Samuel A. Jackson, Jr., pro se.
William E. Loughlin, Assistant District Attorney, for the Commonwealth.
The defendant appeals from his conviction on charges of kidnapping (G. L. c. 265, Section 26) and stealing by confining or putting in fear (G. L. c. 265, Section 21). The convictions arose from an incident within the dwelling place of one Vernita Marlow, wherein the defendant held Marlow at knife point and then taped her mouth, wrists, and ankles prior to removing various items from her home, including stereo equipment and a combination television and video cassette recorder.
The defendant's primary claim of error is that the trial judge committed reversible error in his charge to the jury on G. L. c. 265, Section 21, as amended by St. 1974, c. 462, Section 1, by failing to include within his charge the complete statutory language that the stealing be "from a building,
bank, safe, vault, or other depository of money, bonds, or other valuables . . ." (emphasis supplied) or words to the same effect. According to the defendant, the statute "specifically concerns itself with banks, jewelry stores, or other depositories . . . . [and] does not contemplate dwellings," or, as argued in his pro se brief, the word "building" appearing in c. 265, Section 21, cannot be properly construed to include private dwellings.
The contention that the statute applies only to commercial establishments, and not to dwelling houses, is without merit. Nowhere do the reported cases applying the statute make that distinction. See Commonwealth v. Skalberg, 333 Mass. 255 , 255-256 (1955) (judgment affirmed, where defendant pleaded guilty under c. 265, Section 21, for confining and putting in fear, for purpose of stealing in a dwelling house); Commonwealth v. Devlin, 335 Mass. 555 , 566-567 (1957) (where murder took place in private dwelling, malice could be inferred from evidence supporting violation of c. 265, Section 21).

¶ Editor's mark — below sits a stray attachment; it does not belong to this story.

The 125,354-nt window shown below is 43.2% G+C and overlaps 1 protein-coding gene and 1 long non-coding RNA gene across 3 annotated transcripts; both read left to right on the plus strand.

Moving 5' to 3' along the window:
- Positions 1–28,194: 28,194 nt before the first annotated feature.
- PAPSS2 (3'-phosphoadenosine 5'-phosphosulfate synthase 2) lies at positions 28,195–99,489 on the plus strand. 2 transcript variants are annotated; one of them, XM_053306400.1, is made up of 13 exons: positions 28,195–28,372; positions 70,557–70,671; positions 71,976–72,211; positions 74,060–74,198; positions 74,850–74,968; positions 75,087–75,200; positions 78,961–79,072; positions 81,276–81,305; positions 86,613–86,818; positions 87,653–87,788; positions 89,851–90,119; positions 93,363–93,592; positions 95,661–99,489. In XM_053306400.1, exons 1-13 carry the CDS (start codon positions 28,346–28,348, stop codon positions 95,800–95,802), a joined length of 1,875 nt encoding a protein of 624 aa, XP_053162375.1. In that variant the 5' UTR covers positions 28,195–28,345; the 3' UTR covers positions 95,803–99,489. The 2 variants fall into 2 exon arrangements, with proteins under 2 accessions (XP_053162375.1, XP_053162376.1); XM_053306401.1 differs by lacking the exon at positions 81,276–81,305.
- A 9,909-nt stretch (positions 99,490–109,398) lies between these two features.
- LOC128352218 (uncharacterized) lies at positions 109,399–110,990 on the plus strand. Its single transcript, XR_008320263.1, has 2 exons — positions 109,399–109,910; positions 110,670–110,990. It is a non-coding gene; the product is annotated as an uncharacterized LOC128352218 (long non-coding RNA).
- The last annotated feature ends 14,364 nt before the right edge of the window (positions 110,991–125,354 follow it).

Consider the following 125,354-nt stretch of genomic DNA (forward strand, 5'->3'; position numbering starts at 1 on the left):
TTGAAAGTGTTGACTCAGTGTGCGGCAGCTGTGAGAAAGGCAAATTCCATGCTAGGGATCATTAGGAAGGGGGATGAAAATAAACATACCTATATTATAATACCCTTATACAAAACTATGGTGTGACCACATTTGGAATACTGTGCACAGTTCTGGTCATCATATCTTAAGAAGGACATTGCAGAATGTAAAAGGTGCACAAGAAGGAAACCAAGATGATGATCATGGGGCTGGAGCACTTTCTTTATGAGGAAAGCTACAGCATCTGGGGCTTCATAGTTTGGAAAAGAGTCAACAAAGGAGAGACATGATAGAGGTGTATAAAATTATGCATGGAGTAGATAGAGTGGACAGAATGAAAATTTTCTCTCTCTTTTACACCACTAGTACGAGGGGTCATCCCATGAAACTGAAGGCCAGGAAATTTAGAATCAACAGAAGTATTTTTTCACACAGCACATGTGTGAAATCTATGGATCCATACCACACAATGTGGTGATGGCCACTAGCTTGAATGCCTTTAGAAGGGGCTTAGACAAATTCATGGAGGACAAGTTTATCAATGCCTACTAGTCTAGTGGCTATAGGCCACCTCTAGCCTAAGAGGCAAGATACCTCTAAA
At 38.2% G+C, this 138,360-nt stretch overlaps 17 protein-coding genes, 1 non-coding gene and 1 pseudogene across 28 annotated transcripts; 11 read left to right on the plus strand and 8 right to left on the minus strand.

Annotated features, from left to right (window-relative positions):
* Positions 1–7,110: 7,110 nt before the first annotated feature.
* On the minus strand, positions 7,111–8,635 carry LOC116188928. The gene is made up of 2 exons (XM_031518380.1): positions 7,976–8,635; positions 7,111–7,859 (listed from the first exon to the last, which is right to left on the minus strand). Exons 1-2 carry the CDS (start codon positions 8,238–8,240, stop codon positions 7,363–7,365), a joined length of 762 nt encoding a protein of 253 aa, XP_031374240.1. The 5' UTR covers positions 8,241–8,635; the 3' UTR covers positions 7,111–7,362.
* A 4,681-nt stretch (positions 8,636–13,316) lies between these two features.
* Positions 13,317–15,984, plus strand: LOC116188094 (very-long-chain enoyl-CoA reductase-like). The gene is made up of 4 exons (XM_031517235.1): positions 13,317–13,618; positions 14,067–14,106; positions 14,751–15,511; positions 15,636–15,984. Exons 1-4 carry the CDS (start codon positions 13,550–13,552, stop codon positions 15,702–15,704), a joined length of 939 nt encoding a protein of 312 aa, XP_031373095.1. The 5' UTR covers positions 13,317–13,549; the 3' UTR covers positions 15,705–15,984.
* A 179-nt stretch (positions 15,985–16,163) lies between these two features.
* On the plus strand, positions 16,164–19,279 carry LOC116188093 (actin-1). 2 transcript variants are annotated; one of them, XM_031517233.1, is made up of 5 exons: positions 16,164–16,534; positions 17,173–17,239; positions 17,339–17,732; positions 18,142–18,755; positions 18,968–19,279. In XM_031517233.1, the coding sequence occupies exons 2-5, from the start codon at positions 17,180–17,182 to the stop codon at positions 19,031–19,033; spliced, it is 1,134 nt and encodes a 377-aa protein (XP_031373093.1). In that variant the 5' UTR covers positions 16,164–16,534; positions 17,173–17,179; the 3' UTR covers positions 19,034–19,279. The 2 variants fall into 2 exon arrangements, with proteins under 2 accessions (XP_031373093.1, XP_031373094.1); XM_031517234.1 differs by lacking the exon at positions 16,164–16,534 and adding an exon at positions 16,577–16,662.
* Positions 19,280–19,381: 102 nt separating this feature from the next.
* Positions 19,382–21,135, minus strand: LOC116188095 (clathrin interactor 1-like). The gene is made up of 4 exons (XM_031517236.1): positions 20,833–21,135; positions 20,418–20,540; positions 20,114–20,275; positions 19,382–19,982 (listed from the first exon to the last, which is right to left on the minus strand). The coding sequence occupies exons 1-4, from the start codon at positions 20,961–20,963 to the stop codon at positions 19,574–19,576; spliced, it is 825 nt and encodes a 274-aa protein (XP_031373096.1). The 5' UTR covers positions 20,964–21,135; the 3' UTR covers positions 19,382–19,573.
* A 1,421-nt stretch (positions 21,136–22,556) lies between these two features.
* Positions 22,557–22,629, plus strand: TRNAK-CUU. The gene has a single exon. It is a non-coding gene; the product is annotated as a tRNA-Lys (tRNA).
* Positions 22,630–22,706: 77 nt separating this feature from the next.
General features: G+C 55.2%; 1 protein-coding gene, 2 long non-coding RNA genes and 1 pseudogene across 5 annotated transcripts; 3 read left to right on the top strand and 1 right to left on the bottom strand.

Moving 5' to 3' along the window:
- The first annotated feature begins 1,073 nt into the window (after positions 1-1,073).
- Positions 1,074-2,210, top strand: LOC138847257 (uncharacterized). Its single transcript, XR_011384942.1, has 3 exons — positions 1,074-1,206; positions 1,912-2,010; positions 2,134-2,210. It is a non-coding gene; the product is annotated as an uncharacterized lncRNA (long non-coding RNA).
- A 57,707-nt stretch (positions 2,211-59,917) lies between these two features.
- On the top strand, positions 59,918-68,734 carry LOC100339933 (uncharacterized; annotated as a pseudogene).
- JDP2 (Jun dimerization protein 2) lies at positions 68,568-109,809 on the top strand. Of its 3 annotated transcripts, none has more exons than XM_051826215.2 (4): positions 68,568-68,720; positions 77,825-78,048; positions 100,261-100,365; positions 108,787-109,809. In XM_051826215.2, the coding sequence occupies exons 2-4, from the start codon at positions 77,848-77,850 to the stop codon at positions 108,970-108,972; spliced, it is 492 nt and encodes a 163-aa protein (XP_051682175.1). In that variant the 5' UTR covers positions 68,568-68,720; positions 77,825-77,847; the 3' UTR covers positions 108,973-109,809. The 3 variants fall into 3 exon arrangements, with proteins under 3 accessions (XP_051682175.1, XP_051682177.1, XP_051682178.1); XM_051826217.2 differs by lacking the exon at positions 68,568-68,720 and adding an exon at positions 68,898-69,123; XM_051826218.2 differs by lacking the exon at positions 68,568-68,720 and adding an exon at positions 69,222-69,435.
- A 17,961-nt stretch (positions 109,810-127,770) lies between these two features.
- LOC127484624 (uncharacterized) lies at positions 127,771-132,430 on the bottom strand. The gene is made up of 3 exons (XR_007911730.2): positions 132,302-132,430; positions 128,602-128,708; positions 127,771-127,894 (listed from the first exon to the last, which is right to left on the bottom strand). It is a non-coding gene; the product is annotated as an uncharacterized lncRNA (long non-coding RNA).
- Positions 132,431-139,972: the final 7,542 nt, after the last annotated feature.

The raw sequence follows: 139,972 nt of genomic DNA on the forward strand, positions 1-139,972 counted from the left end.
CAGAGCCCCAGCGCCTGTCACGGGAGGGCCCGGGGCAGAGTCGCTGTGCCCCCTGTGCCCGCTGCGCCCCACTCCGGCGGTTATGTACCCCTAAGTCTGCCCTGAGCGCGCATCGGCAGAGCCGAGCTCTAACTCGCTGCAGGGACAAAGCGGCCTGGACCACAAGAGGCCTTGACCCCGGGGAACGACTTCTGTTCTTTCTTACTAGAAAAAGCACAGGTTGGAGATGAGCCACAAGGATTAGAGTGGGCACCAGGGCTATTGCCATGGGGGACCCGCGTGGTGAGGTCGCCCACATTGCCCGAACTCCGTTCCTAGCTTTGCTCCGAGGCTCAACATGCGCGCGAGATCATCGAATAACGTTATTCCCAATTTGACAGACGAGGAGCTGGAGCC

We hold that for purposes of c. 265, Section 21, the term "building" also includes a dwelling house. Cf. Commonwealth v. Swahn, 5 Mass. App. Ct. 642 , 646-647 (1977) (dwelling house is a building within the meaning of c. 266, Section 17, "breaking and entering in daytime"). As with the statute examined in Swahn, which contains no definition of the term "dwelling house," the term "building" is undefined in c. 265, Section 21. However, unlike the term "dwelling house," which under certain criminal statutes has "acquired a peculiar and appropriate meaning in law," G. L. c. 4, Section 6; Commonwealth v. Labare, 11 Mass. App. Ct. 370 , 376 (1981); Commonwealth v. Ricardo, 26 Mass. App. Ct. 345 , 354-355 (1988), the term "building" carries no such baggage. Therefore, absent a contrary legislative intent, the term is to be given its common and accepted everyday meaning, Commonwealth v. Labare, supra at 376, as for example "a structure or edifice inclosing a space within its walls and usually . . . covered with a roof." Black's Law Dictionary 194-195 (6th ed. 1990). That necessarily includes a structure such as a dwelling house intended for habitation. Ibid.
The reasoning in Commonwealth v. Swahn, supra, applies with equal force here, and therefore the term "building" appearing in c. 265, Section 21, is to be read to include a dwelling house. The judge's charge to the jury under the statute correctly stated the law and was not in error. [Note 1] The defendant's remaining assertions require no discussion beyond that contained in the Commonwealth's brief. The convictions are affirmed.
[Note 1] The judge instructed the jury in relevant part as follows: ". . . whether with the intent to commit larceny or any felony [the defendant] confines, threatens and so forth, or puts any person in fear for the purpose of stealing from a building valuables . . . shall be punished."